Contact lenses cause a variety of pruritic complaints with origins ranging from giant papillary conjunctivitis to solution sensitivities. Some lens-related symptoms can be effectively treated with allergy remedies. However, quelling the symptoms without addressing the root of the problem will leave the patient in an endless cycle of steroids and antihistamines that never provide resolution. There are risks associated with long-term topical steroid use, and these patients may be unnecessarily exposed to the dangers of steroid response, glaucoma development, and early cataract formation.
IS DED INVOLVED?
Patients with allergic conjunctivitis commonly present with itchy, watery eyes. Closer examination at the slit lamp often shows papillae, conjunctival chemosis, and hyperemia. However, allergic conjunctivitis may occur with coincidental signs of ocular surface disease such as superficial punctate keratitis and decreased tear prism.
DED affects between 10% and 15% of all Americans, but individuals with allergy may be at greater risk for dry eye than the general population.4 Many over-the-counter allergy relievers contribute to drying of the ocular surface. Classic oral antihistamines such as diphenhydramine and chlorpheniramine, along with second-generation versions such as loratadine, can exacerbate DED. Decongestants carry similar complications. Even ophthalmic allergy drops prescribed by doctors may cause dry eye symptoms due to preservatives and frequency of administration. Concentration of allergens in the tear film may be higher in the low tear volume of DED patients. Additionally, insufficient volume can alter the eye’s ability to wash away offending agents.5 Measurement of tear prism height and volume can prove to be valuable diagnostic tests.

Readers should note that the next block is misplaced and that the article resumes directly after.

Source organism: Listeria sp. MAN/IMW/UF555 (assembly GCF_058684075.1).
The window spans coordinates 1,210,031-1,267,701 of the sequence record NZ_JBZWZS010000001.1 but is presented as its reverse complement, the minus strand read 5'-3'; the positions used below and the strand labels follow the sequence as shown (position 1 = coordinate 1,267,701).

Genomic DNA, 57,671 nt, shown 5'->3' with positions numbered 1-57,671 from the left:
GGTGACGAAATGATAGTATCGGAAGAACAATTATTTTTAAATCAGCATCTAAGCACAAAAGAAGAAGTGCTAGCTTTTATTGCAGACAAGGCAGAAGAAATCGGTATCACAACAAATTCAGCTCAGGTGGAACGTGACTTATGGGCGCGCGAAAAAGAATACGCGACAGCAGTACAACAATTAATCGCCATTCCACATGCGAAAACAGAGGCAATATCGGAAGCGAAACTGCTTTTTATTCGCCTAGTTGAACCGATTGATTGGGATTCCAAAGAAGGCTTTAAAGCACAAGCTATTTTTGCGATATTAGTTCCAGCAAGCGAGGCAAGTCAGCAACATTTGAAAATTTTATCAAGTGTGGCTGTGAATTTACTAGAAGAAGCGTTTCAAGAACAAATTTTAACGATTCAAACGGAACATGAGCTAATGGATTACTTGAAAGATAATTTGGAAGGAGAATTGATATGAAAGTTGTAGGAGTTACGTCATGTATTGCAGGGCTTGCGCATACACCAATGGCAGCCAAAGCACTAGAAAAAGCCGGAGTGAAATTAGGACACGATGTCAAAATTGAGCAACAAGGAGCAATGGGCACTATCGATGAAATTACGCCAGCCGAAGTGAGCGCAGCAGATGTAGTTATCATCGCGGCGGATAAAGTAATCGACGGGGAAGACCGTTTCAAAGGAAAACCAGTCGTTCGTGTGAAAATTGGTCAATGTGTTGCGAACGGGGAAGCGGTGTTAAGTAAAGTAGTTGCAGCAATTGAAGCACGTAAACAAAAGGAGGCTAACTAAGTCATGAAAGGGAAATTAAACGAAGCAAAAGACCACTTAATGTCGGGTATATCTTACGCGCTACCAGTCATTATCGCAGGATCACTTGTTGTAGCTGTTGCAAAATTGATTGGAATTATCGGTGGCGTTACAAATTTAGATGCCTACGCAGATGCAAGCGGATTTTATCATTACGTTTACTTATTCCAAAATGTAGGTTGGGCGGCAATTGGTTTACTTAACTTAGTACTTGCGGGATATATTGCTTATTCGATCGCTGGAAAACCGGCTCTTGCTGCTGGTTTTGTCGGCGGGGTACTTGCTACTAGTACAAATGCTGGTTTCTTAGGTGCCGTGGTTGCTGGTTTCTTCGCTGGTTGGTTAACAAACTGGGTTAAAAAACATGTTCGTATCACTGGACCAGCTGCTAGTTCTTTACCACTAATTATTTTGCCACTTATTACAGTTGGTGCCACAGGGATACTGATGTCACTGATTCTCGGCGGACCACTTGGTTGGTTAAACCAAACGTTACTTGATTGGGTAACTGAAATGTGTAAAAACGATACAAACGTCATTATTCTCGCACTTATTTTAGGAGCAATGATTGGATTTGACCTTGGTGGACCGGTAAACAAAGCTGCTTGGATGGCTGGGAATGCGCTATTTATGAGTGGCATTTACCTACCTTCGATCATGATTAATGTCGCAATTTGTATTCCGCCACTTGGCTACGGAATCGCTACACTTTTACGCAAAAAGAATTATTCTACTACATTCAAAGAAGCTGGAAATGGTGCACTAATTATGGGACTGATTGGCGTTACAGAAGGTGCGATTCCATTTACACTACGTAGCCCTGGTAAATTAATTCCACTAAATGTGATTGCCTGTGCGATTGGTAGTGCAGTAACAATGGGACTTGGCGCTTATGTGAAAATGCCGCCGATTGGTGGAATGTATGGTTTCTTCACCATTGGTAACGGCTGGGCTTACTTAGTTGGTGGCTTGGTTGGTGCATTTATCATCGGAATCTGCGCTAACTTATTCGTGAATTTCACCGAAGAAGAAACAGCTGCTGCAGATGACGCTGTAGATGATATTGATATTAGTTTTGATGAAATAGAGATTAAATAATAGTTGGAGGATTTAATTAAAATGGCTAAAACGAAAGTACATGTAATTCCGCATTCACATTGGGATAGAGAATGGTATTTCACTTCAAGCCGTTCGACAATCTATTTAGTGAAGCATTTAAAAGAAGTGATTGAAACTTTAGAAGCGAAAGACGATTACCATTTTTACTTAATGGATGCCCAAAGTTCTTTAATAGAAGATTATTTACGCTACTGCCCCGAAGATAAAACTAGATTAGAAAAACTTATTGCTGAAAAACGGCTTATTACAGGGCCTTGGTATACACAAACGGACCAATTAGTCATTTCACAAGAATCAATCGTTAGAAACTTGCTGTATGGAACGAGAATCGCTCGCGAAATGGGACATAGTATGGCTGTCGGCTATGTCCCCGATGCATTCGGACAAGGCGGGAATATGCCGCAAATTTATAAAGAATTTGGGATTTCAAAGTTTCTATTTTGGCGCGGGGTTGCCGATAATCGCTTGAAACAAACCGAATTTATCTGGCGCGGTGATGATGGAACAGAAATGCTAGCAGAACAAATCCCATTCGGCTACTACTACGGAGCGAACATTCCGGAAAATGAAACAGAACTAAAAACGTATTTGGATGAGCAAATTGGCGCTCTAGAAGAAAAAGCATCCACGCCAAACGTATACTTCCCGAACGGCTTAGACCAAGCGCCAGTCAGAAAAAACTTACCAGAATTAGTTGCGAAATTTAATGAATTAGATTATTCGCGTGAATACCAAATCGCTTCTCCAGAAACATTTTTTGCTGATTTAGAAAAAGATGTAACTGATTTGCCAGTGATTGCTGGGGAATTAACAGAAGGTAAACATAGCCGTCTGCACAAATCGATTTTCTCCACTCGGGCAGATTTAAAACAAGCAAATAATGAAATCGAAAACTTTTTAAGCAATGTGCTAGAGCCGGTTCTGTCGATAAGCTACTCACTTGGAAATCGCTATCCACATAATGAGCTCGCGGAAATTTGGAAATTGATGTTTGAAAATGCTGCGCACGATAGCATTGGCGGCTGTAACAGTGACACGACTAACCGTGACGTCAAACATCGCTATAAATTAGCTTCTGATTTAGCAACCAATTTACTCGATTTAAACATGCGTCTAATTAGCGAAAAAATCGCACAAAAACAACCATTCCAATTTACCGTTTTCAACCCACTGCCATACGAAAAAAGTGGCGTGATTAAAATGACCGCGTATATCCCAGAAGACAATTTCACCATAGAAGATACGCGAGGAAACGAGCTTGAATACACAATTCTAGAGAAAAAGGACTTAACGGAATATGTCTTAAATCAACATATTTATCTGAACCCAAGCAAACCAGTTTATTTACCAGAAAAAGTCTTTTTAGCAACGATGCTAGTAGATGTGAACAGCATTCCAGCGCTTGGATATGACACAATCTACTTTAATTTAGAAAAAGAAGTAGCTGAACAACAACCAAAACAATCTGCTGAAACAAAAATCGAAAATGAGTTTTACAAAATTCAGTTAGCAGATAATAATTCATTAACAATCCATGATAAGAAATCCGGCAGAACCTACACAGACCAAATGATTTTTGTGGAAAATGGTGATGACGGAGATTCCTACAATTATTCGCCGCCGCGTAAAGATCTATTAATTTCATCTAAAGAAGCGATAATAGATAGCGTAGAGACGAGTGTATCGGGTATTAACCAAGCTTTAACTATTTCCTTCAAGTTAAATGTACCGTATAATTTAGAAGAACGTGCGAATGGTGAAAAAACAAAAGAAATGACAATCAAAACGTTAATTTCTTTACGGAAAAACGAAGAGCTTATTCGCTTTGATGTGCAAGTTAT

Complete and accurate diagnosis of allergy may require venturing away from the eye and turning to the body’s system-wide response to allergens. Allergy skin testing is now available for use by eye care providers. Testing kits such as those manufactured by Doctor’s Allergy Formula (recently acquired by Bausch + Lomb) can determine with certainty whether specific environmental factors are triggering the patient’s allergic conjunctivitis. Once this is established, avoidance of offending agents can be practiced and more targeted treatments prescribed.
If a doctor sticks to a basic cookbook approach to allergy management, many patients will continue to experience symptoms without relief. Judicious use of testing can narrow the diagnosis and better focus the treatment. With minimal investment in time or equipment, doctors can mix up the right ingredients to satisfy patients. Then, both patient and practice can benefit from the recipe. n
1. Kuryan J, Channa P, Chuck R. The itchy eye: diagnosis, management of ocular pruritis. EyeNet Magazine. February 2010.
2. Gutierrez M. Demodex infestation requires immediate, aggressive treatment by doctor, patient. Primary Care Optometry News. June 2011.
3. Chang-Godinich A. Atopic keratoconjunctivitis. Medscape. March 17, 2015. http://emedicine.medscape.com/article/1194480-overview. Accessed February 11, 2016.
4. Dry Eye Syndrome PPP. http://www.aao.org/preferred-practice-pattern/dry-eye-syndrome-ppp--2013. Accessed February 16, 2016.
5. Hamrah P, Dana R. Allergic conjunctivitis: management. UpToDate. January 2016. http://www.uptodate.com/contents/allergic-conjunctivitis-management. Accessed February 11, 2016.
Whitney Hauser, OD
• Clinical development consultant, TearWell Advanced Dry Eye Treatment Center
• Founder, Signal Ophthalmic Consulting
• Assistant professor at Southern College of Optometry, Memphis
• (901) 229-2137; email@example.com
• Financial interest: none acknowledged